Retinal Thinning Reduced at Month 24

Relative to placebo, “siponimod showed a significant treatment effect in reducing global retinal thinning at both months 12 and 24 and in GCIPL at month 24,” reported Dr. Patrick Vermersch, Department of Neurology, INSERM, University of Lille, France (Figure 3). 

“These OCT findings appear to be in line with previously reported beneficial effects of siponimod on other outcomes related to neurodegeneration, including grey matter atrophy and adverse MTR [magnetization transfer ratio] changes in normal-appearing brain tissues,” Dr. Vermersch added. 

“These OCT findings appear to be in line with previously reported beneficial effects of siponimod on other outcomes related to neurodegeneration.”

By itself, inhibition of retinal thinning is already a measure of potential clinical benefit. Abnormal thinning of GCIPL has been associated with impaired visual function in MS patients, according to Dr. Vermersch. In addition, abnormal thinning correlates with axonal loss, brain atrophy, and MS-related disability, “making this [OCT] a potential marker of disease progression and neurodegeneration” as well as a tool for evaluating the treatment effect of MS therapies. 

Experimental Data Support Remyelination

Of several experimental studies associating siponimod with remyelination, one also looked at the impact of this drug on optic neuritis. Summarized by Dr. Michael Dietrich, MD, Department of Neurology, Heinrich-Heine-Universität, Düsseldorf, Germany, OCT was again employed to look at thickness of retinal layers and visual function in female mice fed with siponimod or vehicle in a cuprizone-intoxication model. 

In a scoring system for injury in the optic neuritis (EAEON) model, prophylactic siponimod “attenuated the EAEON scores by up to 95%,” Dr. Dietrich reported. This was correlated with protection against visual loss, but Dr. Dietrich also reported remyelination that suggested a fundamental reversal of disease pathophysiology.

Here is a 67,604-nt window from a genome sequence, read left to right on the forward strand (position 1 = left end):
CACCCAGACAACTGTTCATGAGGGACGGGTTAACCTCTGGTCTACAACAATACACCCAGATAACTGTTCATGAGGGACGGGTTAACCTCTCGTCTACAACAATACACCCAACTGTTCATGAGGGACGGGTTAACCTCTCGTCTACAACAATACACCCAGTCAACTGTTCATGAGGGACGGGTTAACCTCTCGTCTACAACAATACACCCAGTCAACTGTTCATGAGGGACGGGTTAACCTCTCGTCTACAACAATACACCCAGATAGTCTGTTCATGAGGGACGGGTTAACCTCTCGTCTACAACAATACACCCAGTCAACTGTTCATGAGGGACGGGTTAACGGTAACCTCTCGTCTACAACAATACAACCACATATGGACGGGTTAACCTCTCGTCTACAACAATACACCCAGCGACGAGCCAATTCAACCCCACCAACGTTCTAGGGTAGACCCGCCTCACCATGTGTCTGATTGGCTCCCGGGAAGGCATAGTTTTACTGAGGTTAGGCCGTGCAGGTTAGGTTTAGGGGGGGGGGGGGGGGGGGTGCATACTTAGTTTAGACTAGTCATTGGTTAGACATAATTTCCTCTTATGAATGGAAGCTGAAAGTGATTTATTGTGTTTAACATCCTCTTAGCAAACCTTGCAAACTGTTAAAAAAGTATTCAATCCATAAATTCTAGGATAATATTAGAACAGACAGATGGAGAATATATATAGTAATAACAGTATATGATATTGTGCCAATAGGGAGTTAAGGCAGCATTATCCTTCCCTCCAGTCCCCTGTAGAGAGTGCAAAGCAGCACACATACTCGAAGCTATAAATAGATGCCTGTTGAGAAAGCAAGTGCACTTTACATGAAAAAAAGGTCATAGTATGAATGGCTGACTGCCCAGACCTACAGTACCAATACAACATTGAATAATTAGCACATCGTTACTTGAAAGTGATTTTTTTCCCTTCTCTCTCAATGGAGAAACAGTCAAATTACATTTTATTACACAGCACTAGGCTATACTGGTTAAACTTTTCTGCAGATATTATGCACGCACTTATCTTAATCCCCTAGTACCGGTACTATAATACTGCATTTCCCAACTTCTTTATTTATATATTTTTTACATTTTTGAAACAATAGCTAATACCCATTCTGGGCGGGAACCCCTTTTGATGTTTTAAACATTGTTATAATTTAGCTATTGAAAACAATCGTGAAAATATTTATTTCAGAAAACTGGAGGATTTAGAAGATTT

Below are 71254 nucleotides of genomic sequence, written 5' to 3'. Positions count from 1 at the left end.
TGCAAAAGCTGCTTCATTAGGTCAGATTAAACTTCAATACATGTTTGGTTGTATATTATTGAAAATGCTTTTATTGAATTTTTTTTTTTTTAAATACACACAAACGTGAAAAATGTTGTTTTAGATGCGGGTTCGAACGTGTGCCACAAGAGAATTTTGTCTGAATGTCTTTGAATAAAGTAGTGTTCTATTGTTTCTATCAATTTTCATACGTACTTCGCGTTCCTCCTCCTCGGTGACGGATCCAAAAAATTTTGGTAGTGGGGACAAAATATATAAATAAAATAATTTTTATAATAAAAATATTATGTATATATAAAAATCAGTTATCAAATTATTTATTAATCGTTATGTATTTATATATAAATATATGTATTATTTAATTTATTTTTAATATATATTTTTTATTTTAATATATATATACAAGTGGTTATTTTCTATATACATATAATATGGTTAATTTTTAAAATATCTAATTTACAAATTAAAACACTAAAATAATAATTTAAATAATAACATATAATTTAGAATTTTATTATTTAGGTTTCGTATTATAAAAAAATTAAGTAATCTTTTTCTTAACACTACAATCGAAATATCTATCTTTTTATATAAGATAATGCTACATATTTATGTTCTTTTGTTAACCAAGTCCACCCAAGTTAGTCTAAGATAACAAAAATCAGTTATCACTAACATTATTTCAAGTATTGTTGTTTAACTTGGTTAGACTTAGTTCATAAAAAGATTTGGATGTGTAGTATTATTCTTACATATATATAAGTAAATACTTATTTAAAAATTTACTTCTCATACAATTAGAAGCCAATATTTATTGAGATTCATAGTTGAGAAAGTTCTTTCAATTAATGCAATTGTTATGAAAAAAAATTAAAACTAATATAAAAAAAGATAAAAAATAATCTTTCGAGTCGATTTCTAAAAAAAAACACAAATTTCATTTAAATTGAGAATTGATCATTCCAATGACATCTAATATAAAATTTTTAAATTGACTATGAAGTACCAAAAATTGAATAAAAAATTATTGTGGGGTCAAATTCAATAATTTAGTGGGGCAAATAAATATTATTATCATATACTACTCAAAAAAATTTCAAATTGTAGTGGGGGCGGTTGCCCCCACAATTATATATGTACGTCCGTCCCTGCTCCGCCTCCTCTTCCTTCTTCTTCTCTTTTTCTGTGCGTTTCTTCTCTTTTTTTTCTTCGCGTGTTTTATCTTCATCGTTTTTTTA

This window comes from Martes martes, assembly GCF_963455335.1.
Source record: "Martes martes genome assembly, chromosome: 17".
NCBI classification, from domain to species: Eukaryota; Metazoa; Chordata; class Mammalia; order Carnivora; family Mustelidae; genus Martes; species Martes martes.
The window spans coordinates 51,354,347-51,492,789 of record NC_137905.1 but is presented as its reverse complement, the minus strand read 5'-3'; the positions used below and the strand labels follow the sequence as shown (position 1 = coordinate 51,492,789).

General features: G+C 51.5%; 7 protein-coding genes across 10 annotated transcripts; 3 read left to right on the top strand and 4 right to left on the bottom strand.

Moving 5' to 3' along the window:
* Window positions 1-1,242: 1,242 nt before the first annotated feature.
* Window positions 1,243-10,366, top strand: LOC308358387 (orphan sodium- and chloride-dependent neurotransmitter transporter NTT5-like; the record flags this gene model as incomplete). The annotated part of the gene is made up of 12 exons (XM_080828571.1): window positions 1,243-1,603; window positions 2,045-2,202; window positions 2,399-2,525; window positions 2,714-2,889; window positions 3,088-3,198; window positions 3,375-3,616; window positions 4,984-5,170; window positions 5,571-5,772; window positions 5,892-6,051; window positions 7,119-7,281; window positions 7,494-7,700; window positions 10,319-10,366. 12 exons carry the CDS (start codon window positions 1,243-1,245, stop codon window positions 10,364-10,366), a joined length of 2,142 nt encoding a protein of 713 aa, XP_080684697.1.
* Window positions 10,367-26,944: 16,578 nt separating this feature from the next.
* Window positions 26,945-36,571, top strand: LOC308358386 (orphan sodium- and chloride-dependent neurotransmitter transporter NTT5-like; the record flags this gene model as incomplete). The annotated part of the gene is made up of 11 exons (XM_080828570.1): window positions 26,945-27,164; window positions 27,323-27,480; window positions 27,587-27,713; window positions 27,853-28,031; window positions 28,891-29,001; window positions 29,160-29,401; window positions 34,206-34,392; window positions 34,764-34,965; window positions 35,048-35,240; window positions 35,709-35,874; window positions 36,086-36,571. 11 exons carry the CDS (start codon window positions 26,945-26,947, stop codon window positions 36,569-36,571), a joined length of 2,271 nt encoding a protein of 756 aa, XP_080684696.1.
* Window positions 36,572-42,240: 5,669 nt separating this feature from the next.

The reduction in inflammatory infiltrates and demyelination of the optic nerve was observed “even after therapeutic treatment, which also shifted microglial differentiation to a pro-regenerative phenotype,” Dr. Dietrich said. 

Activated Microglia Might Reverse Neurodegeneration

Based on his data, which also included a study in which siponimod improved remyelination in an amphibian SPMS model, Dr. Dietrich believes that siponimod has a direct favorable impact on oligodendrocytes. His study further suggests this drug activates microglia to reverse tissue damage.

Emphasizing the greater impact exerted by siponimod on immune cells at higher concentrations, Dr. Dietrich concluded that “its effects on remyelination and regeneration are dose-dependent.”  He believes the observations might provide insight into the sustained benefits observed clinically. 

“The effects of siponimod on remyelination and regeneration are dose-dependent.”

Of these benefits, protection against disability progression might not be the only consequence of neuroprotection and remyelination. Recently, another EXPAND sub-study was published associating siponimod with clinically meaningful protection against cognitive loss (Benedict RHP et al. Neurology 2021; 96: e376-e386). A common complication of MS overall and SPMS in particular, cognitive impairment is considered by many patients to be as disruptive and debilitating as physical impairments. In regard to the potential impact of siponimod on underlying pathophysiology, it is notable that active treatment has shown beneficial effects on cognition as measured by improved cognitive processing speed. 

Cognitive Function Improves on Therapy

In this EXPAND sub-study, there was a 21% reduction (HR 0.79; P=0.0135) at 2 years in the hazard ratio of a four-point or greater decline relative to baseline in the Symbol Digit Modalities Test (SDMT), a validated method of assessing cognitive function. In addition, there was a 27.5% increase in likelihood of achieving a four-point or greater improvement from baseline (HR 1.28; P=0.0131) in SDMT (Figure 4). 

This study did not determine the underlying mechanism supporting the cognitive effects, but the previously reported treatment effects observed on imaging, such as reduced brain volume loss, are consistent with the cognitive findings, according to the first author of this study, Dr. Ralph H. Benedict, Department of Neurology, Jacobs School of Medicine, University at Buffalo, Buffalo, New York. 

Physician-Patient Discord Regarding Cognition